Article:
Musings on Equinoxes

Maybe it’s indicative of how exhausted people become with winter that Spring has so many different starting pistols.

Puxatawney Phil gets his annual fifteen minutes every Candlemas. Later on we “spring” forward. Some people (I just learned this) mark the start of Spring from the day after President’s Day. Pitchers and catchers report in February for Spring Training.

When the calendar and astronomical reckoning declares Spring, it’s one of those things where you’re like, O.K., but where’s the beef? My feet are cold. This wind cuts. Sure I bought oil for the lawnmower and cherry trees are budding, but let’s not kid ourselves: half of Asheville grilled out in the first week of January, too, and nobody planned then to be lawnchair sunning the next day. Winter isn’t finished–it’s doing the same “Not…Dead…Yet!” routine we see every March into April. Like the German fancypants dancer out for vengeance against Bruce Willis’s John McClain in the first Die Hard.

Saturday’s supposed to bring snow, and them who plant before Mother’s Day will know better next year.

But it is a joy kept in a shelf all its own to see the days get longer, and few things in life can compete with the happiness of the year’s first shorts-outside.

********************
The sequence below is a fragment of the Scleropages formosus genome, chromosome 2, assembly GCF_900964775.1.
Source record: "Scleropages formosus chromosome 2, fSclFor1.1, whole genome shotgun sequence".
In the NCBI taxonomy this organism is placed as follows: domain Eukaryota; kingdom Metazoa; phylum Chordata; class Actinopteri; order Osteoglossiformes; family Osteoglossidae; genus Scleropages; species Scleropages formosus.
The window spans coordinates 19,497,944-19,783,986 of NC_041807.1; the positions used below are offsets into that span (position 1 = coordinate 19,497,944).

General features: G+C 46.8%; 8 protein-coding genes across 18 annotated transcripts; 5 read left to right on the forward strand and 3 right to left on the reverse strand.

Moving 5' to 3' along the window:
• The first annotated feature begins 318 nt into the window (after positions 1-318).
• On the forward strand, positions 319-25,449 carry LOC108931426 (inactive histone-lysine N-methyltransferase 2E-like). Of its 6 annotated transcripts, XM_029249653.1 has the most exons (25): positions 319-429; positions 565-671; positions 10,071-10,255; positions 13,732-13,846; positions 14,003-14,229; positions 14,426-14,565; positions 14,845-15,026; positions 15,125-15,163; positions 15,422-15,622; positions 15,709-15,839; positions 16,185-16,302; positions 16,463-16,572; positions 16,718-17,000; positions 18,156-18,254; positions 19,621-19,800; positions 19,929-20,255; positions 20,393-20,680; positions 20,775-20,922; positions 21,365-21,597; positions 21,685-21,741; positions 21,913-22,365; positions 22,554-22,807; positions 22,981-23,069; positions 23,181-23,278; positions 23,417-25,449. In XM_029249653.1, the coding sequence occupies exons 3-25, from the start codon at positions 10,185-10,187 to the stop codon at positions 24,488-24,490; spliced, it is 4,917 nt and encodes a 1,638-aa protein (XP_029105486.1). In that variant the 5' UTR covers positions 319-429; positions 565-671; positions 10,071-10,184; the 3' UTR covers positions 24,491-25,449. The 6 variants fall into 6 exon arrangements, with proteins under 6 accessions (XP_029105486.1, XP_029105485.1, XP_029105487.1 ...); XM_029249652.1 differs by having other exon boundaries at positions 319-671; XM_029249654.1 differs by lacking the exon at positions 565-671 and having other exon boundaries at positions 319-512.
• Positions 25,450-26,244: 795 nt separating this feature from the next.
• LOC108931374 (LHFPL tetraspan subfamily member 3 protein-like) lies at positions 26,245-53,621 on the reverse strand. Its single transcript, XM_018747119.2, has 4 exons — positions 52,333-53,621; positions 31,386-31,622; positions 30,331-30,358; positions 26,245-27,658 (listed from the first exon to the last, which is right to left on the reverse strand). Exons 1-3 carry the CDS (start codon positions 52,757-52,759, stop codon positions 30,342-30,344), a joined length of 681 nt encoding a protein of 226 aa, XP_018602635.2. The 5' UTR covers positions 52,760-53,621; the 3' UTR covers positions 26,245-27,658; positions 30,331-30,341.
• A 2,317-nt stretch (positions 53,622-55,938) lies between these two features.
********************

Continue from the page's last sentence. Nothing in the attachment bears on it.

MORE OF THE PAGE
At 7:02 A.M. this morning Spring officially kicked off in the Northern Hemisphere. What for us is the Vernal Equinox is the Autumnal Equinox on the other side of the equator. In Iran and other countries with large Persian populations the new year is being celebrated. Here at the Brewery and in every other working Brewery on the globe we’re celebrating (wittingly or un) the ancient Mesopotamian festival of Akitu, or, the cutting of the barley. Someday, soon and finally, winter’s last chilly gasp will thaw and recede into the deep earth, beneath the booming flowers and unruly lawns, and we will yawn into the warmth, beers in hand, beers sweating on hands, game on the radio and neighborhoods buzzing with lawnmowers, kids splashing in pools, kids sprinting through long, long days, winter a memory impossible to feel. We will wake up in the dark and turn on air conditioners. We will sleep under only sheets.

It’s going to be great.

-D.W.

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